Remember that cool-looking tablet user experience we saw back at Computex?, well it’s back and it’s official. It’s now the official Tablet User Experience for MeeGo.
We’ve had a close look at the demonstration, seen below on an ExpoPC, and talked to Intel’s Michael Richmod, the marketing manager for this product. Developers attending the Applab this week at MWC are going to get a pre-configured Meego tablet to walk away with and the Meego image, built with the latest 1.2 beta, will be available for download later this week.
Intel have completely re-written the ‘panels’ user interface in QML (Qt Meta-Object Language) that now enables Intels customers (remember this isn’t an end-user product) to customise the UI. Intel tell us that this enables them make customisations and, by having a baseline to work from, to shorten their time-to-market figures. Note that QML also enables 3D acceleration in the UI.
This isn’t the first time we’ve seen a deck of panels in a tablet UI (cough*webos*cough) but remember, these panels are really apps in their own right rather than representations of running software. Each panel flips to offer customisations, a nice feature. It would be great to see each running represented as a panel and we hope, really hope, that Intel and the MeeGo teams have made it easy for developers to create new panels. UI customisations will be difficult without a range of panels to choose from.
There’s no filesytem exposed in the UI but the UI does retain certain desktop features like ‘right-click’ which is implemented as tap-and-hold through the MeeGo applications suite. Also missing is a centralised notifications system although there could be a panel for that!
The MeeGo build and user experience is currently only for the ExoPC hardware (also seen used in other manufacturers devices, WeTab included) but the Lenovo S10-3T will be supported soon. Intel wouldn’t comment on Moorestown and Oaktrail target products possibly because there aren’t any that are officially available yet! We hope that problem sorts itself this week because the MeeGo stack badly needs some sexy hardware. Take what HP did this week as an example of an OS, dev tools and products being presented as one bundle.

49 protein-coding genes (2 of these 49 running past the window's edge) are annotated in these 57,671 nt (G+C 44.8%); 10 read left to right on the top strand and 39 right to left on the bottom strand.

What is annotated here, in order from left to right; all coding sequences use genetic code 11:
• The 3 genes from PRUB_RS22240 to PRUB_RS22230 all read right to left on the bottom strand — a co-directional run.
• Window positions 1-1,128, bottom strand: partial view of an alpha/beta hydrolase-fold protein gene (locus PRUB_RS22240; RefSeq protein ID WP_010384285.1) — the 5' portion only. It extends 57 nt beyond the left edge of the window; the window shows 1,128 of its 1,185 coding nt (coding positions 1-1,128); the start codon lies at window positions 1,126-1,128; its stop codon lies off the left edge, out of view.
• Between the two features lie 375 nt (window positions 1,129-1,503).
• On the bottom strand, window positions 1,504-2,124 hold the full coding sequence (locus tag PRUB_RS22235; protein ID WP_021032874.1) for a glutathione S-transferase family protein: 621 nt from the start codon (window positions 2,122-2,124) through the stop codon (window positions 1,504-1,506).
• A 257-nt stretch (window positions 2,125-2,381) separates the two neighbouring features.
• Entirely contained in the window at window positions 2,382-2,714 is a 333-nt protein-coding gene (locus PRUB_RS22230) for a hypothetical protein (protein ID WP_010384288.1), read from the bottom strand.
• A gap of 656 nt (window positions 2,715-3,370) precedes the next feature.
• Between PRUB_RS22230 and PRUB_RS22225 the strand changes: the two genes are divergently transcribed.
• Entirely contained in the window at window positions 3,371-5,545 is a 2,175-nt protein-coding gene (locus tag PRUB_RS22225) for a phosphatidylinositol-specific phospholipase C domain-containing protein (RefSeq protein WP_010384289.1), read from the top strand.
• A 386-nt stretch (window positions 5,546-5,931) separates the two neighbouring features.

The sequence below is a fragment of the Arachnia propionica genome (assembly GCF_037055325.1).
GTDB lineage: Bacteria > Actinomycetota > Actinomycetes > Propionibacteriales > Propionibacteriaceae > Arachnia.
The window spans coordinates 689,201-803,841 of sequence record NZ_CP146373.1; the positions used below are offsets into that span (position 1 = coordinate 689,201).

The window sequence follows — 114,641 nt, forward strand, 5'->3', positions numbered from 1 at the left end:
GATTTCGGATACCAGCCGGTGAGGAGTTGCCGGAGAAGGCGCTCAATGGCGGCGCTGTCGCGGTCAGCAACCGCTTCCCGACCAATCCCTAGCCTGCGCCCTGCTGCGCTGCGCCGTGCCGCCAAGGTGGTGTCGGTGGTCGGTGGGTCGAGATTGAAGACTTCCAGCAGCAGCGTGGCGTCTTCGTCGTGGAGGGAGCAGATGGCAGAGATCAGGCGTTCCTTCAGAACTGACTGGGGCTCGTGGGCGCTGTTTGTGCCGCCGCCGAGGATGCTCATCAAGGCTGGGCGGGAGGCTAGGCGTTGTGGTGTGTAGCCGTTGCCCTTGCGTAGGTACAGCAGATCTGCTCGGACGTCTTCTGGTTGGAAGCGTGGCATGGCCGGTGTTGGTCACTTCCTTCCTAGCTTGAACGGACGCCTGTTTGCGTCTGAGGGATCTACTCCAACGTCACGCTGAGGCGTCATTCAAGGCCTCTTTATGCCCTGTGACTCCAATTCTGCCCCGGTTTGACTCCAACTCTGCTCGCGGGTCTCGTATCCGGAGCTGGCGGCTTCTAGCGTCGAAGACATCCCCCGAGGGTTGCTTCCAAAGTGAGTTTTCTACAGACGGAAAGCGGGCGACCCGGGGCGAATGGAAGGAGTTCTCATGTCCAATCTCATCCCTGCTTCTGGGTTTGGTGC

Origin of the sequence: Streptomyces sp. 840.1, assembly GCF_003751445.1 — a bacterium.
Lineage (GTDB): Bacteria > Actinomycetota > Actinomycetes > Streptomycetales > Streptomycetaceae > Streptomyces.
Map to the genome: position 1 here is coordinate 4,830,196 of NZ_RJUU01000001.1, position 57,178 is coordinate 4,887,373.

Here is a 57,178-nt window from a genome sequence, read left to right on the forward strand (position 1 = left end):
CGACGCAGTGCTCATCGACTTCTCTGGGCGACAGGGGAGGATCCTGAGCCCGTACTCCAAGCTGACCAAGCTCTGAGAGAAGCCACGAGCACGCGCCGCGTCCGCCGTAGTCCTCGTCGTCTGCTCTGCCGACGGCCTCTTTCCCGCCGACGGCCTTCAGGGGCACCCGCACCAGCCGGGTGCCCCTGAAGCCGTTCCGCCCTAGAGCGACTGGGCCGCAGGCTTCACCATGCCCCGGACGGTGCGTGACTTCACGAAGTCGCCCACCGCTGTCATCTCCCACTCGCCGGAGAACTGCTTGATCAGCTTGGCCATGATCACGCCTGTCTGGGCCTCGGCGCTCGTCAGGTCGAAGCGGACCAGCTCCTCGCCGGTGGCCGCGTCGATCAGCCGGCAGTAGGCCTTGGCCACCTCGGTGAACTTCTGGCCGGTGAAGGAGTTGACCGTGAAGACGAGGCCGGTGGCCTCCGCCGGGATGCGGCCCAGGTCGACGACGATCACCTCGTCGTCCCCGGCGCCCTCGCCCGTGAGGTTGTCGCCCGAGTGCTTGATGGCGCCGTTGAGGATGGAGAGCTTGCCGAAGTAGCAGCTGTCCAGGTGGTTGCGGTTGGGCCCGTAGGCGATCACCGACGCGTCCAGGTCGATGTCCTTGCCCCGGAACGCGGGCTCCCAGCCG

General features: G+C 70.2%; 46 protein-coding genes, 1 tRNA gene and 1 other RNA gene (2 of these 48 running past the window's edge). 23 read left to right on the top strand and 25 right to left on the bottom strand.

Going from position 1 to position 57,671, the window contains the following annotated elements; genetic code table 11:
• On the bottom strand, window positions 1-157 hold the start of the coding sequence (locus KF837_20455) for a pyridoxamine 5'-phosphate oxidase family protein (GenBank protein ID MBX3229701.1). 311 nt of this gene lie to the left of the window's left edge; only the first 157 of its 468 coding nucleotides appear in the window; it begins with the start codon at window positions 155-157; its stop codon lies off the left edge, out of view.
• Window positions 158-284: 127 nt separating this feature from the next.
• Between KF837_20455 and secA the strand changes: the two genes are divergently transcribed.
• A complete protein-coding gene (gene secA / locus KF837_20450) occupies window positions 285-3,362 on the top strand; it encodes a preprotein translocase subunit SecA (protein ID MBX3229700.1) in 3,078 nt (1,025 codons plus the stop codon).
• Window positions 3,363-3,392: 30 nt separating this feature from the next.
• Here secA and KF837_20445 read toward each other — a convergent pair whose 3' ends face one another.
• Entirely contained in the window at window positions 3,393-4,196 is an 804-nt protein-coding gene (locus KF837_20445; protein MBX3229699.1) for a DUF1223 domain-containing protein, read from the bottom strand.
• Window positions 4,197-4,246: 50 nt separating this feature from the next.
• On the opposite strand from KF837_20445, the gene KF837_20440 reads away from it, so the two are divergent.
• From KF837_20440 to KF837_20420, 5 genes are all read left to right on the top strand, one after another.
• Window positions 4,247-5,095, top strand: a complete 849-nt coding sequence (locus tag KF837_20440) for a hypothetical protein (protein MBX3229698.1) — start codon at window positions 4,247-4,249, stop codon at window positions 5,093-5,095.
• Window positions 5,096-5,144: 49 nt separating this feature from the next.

As for apps, Intel have chosen the Chromium open-source browser rather than the Firefox Mobile option that has been talked about for the handheld user experience. Although Intel partners can choose other options, we don’t expect that to change (although an official Chrome build would be nice.) You’ll also find an email client, calendar, video player with open source codecs, audio player, social network subsystem, sharing subsystem, image viewer, instant messenger and the configurations pane. We didn’t spot AppUp or any other way to attach to Linux repositories although do remember that this is Linux to the LSB standard.
Intel are welcoming feedback on this build and do plan to turn around iterations based on that feedback. The Intel Atom Developer Program is the forum for that.
Al in all we think a lot of people are going to be excited about this. The response we had on the original panel demos at Computex was overwhelmingly positive. We’ve got reservations about the notifications system, and would have liked to see multitouch support, easier app switching, some more advanced demo hardware, Appup, third party applications [breathâ€¦] and we have ongoing questions about QML, the Nokia owned product that slipped from it’s mainstream positioning last week. Is it enough to beat WebOS and Honeycomb? With this full-fat Linux stack leaning a bit more to traditional computing architecture and with Oaktrail and Moorestown products coming soon, there’s definitely an opportunity here for a fully productive operating system with a quality touchscreen-UI. We’re trying to think of another 7-10 inch tablet-focused operating system that offers a full desktop browser and the opportunity to span consumption and productivity scenarios. We can’t!
Stay tuned as we get briefed on products and plans today.